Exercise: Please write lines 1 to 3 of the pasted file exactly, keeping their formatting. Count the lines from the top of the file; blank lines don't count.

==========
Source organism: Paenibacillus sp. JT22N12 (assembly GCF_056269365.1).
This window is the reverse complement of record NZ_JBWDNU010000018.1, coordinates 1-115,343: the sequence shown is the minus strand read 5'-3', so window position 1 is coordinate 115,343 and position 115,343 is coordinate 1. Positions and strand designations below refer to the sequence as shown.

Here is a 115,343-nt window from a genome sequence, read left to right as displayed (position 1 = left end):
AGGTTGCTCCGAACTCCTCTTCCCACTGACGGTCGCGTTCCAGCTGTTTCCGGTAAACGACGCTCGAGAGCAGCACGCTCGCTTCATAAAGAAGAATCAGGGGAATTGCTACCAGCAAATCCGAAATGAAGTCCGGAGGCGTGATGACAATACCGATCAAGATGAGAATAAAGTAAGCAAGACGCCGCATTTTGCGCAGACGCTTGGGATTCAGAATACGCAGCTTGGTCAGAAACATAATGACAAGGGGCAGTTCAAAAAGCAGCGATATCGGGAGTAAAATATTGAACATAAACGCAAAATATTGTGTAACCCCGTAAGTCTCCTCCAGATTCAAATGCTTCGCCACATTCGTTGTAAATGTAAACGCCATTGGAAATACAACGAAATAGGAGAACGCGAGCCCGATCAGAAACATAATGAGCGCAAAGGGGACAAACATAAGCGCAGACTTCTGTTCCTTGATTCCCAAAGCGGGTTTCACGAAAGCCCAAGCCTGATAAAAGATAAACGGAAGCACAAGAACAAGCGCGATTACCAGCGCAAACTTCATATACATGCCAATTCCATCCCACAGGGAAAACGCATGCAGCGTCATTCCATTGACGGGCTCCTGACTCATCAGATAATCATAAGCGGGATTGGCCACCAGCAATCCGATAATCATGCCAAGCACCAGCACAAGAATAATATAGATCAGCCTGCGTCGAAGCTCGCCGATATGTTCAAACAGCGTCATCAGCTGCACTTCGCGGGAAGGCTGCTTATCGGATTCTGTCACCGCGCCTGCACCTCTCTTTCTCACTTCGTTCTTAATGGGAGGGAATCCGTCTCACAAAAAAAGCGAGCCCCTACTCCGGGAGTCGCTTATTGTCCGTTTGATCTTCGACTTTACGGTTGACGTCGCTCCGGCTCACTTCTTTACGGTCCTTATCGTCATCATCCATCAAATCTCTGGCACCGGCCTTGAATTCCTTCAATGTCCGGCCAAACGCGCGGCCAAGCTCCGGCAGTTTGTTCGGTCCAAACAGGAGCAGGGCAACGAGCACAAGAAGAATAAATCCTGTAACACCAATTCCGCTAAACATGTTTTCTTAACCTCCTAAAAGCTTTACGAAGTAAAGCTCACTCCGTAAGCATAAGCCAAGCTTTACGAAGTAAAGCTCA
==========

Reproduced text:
Source organism: Paenibacillus sp. JT22N12 (assembly GCF_056269365.1).
This window is the reverse complement of record NZ_JBWDNU010000018.1, coordinates 1-115,343: the sequence shown is the minus strand read 5'-3', so window position 1 is coordinate 115,343 and position 115,343 is coordinate 1. Positions and strand designations below refer to the sequence as shown.

Here is a 115,343-nt window from a genome sequence, read left to right as displayed (position 1 = left end):